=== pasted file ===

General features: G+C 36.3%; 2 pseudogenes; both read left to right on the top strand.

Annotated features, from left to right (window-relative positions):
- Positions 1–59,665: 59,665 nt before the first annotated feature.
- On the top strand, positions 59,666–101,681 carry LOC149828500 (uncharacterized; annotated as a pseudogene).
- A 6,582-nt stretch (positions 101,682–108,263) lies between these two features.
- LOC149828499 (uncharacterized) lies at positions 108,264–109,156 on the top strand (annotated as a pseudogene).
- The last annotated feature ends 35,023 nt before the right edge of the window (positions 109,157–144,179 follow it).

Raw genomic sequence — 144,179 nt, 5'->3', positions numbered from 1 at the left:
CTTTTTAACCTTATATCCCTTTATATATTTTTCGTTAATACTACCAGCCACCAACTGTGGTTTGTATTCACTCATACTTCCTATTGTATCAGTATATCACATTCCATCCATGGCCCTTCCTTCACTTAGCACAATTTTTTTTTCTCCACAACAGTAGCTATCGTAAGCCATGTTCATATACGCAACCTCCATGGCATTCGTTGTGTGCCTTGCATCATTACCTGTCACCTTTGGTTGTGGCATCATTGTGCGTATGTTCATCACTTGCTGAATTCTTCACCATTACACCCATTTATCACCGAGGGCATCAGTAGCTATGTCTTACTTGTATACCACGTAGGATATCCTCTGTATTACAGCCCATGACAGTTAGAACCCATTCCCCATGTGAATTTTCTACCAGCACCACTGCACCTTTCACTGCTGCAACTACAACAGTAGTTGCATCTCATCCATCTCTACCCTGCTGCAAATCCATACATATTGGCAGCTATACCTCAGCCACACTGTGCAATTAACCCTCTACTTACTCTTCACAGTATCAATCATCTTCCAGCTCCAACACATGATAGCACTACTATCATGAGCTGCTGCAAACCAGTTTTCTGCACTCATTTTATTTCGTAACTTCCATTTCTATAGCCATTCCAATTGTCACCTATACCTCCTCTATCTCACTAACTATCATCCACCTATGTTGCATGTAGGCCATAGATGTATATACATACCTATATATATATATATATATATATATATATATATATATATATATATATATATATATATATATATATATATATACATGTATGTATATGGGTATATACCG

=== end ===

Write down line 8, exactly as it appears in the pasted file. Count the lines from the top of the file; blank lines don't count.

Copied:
Raw genomic sequence — 144,179 nt, 5'->3', positions numbered from 1 at the left: